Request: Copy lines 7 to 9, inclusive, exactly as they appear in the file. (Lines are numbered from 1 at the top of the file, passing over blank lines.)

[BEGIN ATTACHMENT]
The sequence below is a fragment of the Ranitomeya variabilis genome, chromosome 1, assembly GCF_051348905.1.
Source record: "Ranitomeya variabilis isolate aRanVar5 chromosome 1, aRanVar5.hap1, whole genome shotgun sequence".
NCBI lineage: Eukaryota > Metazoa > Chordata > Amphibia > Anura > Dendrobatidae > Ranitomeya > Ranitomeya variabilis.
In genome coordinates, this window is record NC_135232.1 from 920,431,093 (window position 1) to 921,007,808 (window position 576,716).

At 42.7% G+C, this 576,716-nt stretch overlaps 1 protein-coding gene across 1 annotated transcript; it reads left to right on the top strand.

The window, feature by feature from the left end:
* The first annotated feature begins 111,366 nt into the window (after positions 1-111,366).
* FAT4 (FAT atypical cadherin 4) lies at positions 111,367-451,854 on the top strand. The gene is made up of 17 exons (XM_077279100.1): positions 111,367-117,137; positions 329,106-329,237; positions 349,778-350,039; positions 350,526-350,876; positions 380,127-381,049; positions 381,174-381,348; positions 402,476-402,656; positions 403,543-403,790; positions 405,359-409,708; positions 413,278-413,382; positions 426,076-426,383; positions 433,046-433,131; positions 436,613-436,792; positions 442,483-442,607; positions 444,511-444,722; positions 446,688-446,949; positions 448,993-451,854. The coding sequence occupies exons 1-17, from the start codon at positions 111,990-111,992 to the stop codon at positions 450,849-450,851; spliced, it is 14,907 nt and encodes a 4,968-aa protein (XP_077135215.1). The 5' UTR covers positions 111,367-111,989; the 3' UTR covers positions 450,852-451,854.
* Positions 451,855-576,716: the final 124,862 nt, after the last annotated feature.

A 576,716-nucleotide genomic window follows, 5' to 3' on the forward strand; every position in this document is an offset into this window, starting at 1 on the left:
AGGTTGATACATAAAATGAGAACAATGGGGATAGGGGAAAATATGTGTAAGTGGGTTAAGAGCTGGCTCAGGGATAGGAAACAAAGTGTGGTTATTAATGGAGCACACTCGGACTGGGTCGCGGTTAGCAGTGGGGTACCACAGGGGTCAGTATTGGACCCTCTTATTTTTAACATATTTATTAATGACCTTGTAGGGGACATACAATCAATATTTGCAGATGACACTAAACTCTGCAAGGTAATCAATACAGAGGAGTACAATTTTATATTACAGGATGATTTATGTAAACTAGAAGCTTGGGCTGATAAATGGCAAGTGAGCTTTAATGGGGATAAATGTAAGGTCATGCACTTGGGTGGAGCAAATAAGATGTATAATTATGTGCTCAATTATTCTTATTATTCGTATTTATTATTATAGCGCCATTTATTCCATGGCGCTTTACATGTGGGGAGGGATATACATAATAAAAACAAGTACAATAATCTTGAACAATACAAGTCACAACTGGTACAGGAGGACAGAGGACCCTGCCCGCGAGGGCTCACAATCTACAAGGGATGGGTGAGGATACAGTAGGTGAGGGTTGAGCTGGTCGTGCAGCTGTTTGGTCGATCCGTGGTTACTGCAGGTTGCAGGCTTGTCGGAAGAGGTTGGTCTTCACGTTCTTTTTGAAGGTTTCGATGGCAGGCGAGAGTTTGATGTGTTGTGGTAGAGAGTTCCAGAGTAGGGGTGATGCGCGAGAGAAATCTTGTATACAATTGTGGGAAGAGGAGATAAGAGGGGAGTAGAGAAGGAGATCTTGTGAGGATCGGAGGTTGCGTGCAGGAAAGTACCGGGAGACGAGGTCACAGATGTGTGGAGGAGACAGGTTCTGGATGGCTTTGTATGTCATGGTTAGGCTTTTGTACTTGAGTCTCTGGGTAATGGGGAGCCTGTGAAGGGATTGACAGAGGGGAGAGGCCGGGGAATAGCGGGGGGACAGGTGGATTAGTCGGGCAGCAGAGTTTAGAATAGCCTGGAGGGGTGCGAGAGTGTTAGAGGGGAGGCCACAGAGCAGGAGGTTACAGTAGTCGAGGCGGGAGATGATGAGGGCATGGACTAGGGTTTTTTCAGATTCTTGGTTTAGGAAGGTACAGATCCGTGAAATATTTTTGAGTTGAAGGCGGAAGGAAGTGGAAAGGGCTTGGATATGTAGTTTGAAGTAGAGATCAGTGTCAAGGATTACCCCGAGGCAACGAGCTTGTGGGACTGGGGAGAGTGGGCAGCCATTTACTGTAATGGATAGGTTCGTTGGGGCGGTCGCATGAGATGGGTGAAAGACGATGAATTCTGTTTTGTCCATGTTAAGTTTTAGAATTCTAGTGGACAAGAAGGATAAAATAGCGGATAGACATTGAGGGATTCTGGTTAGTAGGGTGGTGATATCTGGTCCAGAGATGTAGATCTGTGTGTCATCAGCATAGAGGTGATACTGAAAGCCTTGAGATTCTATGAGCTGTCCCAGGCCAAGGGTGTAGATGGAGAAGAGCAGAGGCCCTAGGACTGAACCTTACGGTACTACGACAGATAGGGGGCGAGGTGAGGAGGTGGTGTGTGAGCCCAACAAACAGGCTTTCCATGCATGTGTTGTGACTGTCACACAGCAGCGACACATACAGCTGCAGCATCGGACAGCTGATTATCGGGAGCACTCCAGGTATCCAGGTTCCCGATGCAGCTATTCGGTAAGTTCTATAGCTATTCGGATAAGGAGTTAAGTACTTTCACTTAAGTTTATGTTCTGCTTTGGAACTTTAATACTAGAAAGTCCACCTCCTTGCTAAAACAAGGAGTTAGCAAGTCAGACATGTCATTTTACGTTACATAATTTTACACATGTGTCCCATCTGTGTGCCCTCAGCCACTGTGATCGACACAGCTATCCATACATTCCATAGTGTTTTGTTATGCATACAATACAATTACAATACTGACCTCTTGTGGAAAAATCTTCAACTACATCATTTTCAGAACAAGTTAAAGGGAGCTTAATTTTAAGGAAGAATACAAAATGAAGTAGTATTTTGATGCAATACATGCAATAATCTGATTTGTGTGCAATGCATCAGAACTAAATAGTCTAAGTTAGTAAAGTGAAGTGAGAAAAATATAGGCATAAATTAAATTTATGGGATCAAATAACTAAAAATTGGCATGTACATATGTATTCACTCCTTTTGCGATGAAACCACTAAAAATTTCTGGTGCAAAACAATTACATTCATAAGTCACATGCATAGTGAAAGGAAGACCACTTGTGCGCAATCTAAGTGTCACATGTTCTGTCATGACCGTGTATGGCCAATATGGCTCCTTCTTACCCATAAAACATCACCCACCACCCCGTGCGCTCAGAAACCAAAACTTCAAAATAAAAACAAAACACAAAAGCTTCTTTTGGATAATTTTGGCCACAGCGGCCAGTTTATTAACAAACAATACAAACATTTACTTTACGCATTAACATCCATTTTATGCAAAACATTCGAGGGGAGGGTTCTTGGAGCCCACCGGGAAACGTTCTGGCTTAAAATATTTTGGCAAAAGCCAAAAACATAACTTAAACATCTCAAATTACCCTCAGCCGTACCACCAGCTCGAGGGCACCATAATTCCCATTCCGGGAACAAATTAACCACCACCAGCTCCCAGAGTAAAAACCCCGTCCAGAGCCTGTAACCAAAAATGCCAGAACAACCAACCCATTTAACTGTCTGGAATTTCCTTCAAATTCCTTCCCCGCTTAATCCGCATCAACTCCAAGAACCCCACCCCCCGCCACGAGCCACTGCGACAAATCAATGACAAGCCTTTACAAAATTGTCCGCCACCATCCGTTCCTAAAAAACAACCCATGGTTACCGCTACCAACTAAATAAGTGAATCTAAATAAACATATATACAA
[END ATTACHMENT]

* The first annotated feature begins 111,366 nt into the window (after positions 1-111,366).
* FAT4 (FAT atypical cadherin 4) lies at positions 111,367-451,854 on the top strand. The gene is made up of 17 exons (XM_077279100.1): positions 111,367-117,137; positions 329,106-329,237; positions 349,778-350,039; positions 350,526-350,876; positions 380,127-381,049; positions 381,174-381,348; positions 402,476-402,656; positions 403,543-403,790; positions 405,359-409,708; positions 413,278-413,382; positions 426,076-426,383; positions 433,046-433,131; positions 436,613-436,792; positions 442,483-442,607; positions 444,511-444,722; positions 446,688-446,949; positions 448,993-451,854. The coding sequence occupies exons 1-17, from the start codon at positions 111,990-111,992 to the stop codon at positions 450,849-450,851; spliced, it is 14,907 nt and encodes a 4,968-aa protein (XP_077135215.1). The 5' UTR covers positions 111,367-111,989; the 3' UTR covers positions 450,852-451,854.
* Positions 451,855-576,716: the final 124,862 nt, after the last annotated feature.